But against the +9 spread, you might have a reasonable difference of opinion. One expert might figure the true spread should be +8.5, and another might figure +9.5. So the first guy takes the Bills, and the second takes the Patriots.
On bets that are approximately 50/50, reasonable experts can disagree. On bets that are 77/22, they cannot. So, when it's 50/50, a higher percentage could, in fact, mean better predictions.
Still, there's lots of luck there too. If a pundit predicts all 256 games in a season, the (binomial) standard deviation of his success rate will be a little over 3 percentage points. So one predictor in 20 will be over 56%, or under 44%, just by luck.
That means it's still hard to figure out who's a "better" expert and who's not.
The post goes on to criticize the pickers for risk aversion. Why? Because, it seems, the experts tended to pick the same teams that won last year.
Um ... why is that risk aversion? It stands to reason that the teams that won before are more likely to still be pretty good, so they're probably reasonable picks. But, the author says,
"Over the last fifteen seasons, the NFL has averaged exactly six new teams in the playoffs every year, meaning that half of the playoff picture is completely different from the year before. ... Given that information, a savvy picker relying on statistical precedent would choose six new teams when predicting the playoffs."
That doesn't follow at all! Just because I know six favorites will lose doesn't mean I should pick six underdogs! That would be very, very silly.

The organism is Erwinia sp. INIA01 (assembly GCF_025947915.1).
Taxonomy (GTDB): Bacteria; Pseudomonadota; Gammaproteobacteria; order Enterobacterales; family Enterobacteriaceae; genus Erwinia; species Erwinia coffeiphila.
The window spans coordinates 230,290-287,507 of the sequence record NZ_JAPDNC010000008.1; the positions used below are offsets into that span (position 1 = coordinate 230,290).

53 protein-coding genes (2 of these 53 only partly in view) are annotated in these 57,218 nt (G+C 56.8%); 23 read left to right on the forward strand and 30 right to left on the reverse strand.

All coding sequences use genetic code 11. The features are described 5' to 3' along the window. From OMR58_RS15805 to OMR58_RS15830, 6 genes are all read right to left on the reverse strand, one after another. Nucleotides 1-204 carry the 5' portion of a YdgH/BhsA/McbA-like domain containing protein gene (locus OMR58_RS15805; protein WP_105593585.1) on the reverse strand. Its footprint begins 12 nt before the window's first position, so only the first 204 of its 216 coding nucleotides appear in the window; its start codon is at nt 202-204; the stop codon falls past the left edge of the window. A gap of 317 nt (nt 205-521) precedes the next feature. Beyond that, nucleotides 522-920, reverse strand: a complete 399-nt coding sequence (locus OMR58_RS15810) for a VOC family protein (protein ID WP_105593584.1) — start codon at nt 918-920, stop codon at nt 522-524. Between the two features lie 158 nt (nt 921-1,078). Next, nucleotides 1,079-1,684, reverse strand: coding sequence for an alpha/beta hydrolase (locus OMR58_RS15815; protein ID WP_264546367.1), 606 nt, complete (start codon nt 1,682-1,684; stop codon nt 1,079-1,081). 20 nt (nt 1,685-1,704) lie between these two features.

It's like predicting whether John Doe will win the lottery this week. The odds say no, and that's the way I should bet. And it's the same for Jane Smith, or Bob Jones. If there are a million people in the lottery, I should pick them all to lose. I'll be right 999,999 times, and wrong once.
But, according to Freakonomics, I should arbitrarily pick one person to win! But that's silly ... if I do that, I'll almost certainly be right only 999,998 times!
It's not exactly the same, but this logic reminds me of the Jeff Bagwell prediction controversy. In the fall of 1990, Bill James produced forecasts of players' batting lines for 1991, and it turned out that Bagwell wound up with the highest prediction for batting average. It was said that Bill James predicted Jeff Bagwell to win the batting title.
But, obviously, he did not. At best, and with certain assumptions, you might be able to say that James had Bagwell with the *best chance* of winning the batting title. But that's different from predicting outright that he'd win it.
Back to the lottery example ... if I notice that John Doe bought two lottery tickets, but the other 999,999 people only bought one, I would be correct in saying that Doe has the best chance to win. That doesn't mean I'm *predicting* him to win. He still only has a 1 in 500,000 chance.
Finally, in their introduction to their post, Levitt and Dubner say,
" ... humans love to predict the future, but are generally terrible at it."
I disagree, especially in sports. Yes, very few people can beat the point spread year after year. But that doesn't show that the experts don't know what they're doing. It shows that they DO! Because, after all, it's humans that set the Vegas line, the one that's so hard to beat!
I'd argue 180 degrees the opposite. In sports, humans, working together, have become SO GOOD at predicting the future, that nobody can add enough ingenuity to regularly beat the consensus prediction!